Application events 180 are definitions of occurrences which trigger processing within the mobile application regardless of the application's status (e.g. regardless of which GUI screen is presently displayed). For example, the receipt of an XML package (message) at the wireless communication device 18 or 20 can be defined as an application level event. Beyond application level events, a developer may also define screen level events (arrival of an XML package when a specific GUI screen is displayed) and control level events (user manipulation of a GUI control such as a button press), however these are defined in the platform-specific constructs branch 174. It is noted that at least one action is normally defined in conjunction with each event to define the processing that will occur upon the occurrence of the event.

Data rules 182 dictate how XML packages received from enterprise applications such as application 24 affect data stored in database tables associated with an application. A rule typically defines which field(s) of a table will be impacted by incoming data and the nature of the impact. Because rules make reference to database tables, logically they are defined after the tables (described below) have been defined. Like application-level events 180, data rules 182 are wireless computing device type-independent. Rules also dictate how to apply changes to database tables from XML created in an outgoing XML transaction in the context of an ARML action.

Database tables 184 are defined for the purpose of storing application-related data at run time for use by the mobile application executing at the wireless communication device 18 or 20. The definition of database tables in this section results in the run-time creation of comparable database tables in the database 60 of wireless communication device 18 (FIG. 2).

Database queries section 186 contains definitions of refreshable database queries, which are a focus of the present description. A refreshable database query (or simply “database query”) is defined for the purpose of retrieving application data from the database 60 at run time. The retrieved data is stored by the query and may be accessed by other application components, such as user interface components (e.g. in order to populate a GUI screen) or actions which cause XML packages to be constructed (e.g. in order to populate fields within the XML packages). The query is a “snapshot” of data from the database 60. A query defined in section 186 is considered to be global, in the sense that any application component, whether defined in the platform-independent branch 172 of the visual hierarchy 170 or defined in the context of a particular platform within the platform-specific constructs branch 174, may access its stored results. This may relieve a developer using RAD tool 22 from the burden of implementing the same database query for each platform represented in each platform-specific constructs branch 174, as may be required if database queries were not global. Database queries defined in section 186 are not automatically refreshed e.g. when a screen referencing the query is redisplayed, but rather are capable of being instructed to refresh themselves by other application components (including application components within either of platform-independent components branch 172, the platform-specific components branch 174) in response to application-level, a screen-level or control-level events. This control over the frequency and circumstances of database query refreshing gives the developer the power to refresh queries only when necessary, which may avoid unnecessary refreshing. Generally, the use of database queries facilitates development of complex mobile applications, because queries permit application data to be accessed and possibly combined with other extracted data in numerous ways.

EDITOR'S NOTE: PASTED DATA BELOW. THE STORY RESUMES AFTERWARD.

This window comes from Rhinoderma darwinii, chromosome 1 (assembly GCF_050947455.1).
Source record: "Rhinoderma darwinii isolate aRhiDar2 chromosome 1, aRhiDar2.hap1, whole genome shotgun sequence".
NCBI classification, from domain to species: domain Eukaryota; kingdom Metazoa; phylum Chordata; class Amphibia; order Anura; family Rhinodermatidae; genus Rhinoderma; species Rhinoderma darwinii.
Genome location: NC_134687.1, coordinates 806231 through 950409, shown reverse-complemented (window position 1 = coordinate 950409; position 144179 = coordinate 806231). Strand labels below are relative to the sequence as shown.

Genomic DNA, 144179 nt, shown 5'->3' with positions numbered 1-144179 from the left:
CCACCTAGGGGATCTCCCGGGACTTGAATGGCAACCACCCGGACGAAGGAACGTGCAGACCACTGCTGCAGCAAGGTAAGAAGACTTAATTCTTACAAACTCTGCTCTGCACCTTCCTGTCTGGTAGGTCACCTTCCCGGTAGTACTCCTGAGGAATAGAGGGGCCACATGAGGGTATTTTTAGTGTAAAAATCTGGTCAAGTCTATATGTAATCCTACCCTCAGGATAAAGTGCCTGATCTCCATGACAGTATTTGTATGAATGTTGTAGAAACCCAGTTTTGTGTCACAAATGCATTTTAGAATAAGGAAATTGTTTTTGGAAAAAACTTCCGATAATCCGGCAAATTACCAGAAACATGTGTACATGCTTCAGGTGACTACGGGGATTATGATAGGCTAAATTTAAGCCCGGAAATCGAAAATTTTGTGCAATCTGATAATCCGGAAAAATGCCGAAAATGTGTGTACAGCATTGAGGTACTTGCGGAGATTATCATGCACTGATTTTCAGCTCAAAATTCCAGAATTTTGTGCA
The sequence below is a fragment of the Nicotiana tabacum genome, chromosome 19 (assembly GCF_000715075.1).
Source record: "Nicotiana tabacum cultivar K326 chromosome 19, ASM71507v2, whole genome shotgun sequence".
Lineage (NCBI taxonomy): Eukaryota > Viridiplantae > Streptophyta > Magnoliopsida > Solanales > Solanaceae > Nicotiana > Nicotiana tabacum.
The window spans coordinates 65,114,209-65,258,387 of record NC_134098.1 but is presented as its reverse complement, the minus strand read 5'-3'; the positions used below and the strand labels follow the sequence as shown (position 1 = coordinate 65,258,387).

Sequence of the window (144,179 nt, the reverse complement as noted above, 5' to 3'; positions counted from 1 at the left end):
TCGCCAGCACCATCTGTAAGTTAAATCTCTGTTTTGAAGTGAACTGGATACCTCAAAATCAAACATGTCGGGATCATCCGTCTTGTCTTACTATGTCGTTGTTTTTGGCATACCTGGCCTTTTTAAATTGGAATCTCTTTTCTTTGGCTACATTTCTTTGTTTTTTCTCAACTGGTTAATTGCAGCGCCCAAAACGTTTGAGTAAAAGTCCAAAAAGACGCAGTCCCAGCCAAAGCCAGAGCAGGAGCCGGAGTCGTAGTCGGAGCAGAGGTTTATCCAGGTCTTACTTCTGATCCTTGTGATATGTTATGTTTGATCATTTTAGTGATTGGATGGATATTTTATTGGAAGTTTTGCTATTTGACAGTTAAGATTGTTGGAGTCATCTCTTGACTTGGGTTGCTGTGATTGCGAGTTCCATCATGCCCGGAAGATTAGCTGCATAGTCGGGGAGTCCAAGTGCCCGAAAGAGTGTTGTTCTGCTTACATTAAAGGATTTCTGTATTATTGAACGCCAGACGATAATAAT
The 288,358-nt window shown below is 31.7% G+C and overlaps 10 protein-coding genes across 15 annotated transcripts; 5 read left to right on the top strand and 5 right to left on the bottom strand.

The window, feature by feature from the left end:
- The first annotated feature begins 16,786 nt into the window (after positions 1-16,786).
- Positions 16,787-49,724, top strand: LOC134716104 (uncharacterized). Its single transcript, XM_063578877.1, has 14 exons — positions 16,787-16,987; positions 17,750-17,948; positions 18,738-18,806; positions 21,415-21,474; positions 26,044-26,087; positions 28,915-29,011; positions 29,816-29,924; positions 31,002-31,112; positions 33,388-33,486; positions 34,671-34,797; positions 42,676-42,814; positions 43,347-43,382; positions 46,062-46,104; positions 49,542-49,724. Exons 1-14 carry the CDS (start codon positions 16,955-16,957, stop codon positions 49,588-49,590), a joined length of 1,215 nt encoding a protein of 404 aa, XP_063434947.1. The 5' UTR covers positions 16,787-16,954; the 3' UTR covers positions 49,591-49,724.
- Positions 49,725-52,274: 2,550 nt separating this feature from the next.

The procedure for defining a database query in the database queries branch 186 may be as follows. The icon corresponding to the database queries section 186 may initially be selected with a mouse (or similar user input mechanism 130) of the RAD tool 22 (FIG. 4). A right-click (or similar user action) may cause a pop-up menu to be displayed. The pop-up menu may present a list of options in the context of the selected database queries section 186. An Add Query option may permit the user to define a new database query. Selection of that menu options may cause a new database query icon 188 to be created below icon 186, as shown in FIG. 6, and a Query Properties window 190, as shown in FIG. 7, to be displayed in the main design area 156 (FIG. 5).

Referring to FIG. 7, the Query Properties window 190 permits the user to enter properties of the newly defined database query. The Query Properties window includes a Query Name field 192 for entering a unique query name that is not already in use by any other query. The name uniqueness constraint ensures that each database query may be uniquely referenced from other areas of the visual hierarchy 170. In the present example, it is assumed that the name “Query1” has been entered. That name is displayed as part of the icon at 188 (FIG. 6). A Table Name field 194 (FIG. 7) allows the developer to select the name of the database table against which the query is to be performed. The field 194 is a drop-down list enumerating the database tables defined under the database tables section 184 of FIG. 6. In the example, a table “SENTITEMS” has been selected from that list. The Order By field 196 specifies that the query results (i.e. the records from table “SENTITEMS” which match the query's search criteria) should be automatically sorted by a field in the “SENTITEMS” table named “VARTO”. The drop-down list 196 is automatically populated with the fields defined in the table selected in field 194, i.e. the “SENTITEMS” table. Field 196 can be left blank if the query is designed to return a single record or if the results do not require sorting. When the Order By field 196 has been specified the Sort Order field 198 can be set to either ASC (ascending) or DESC (descending) to control the ordering of query results.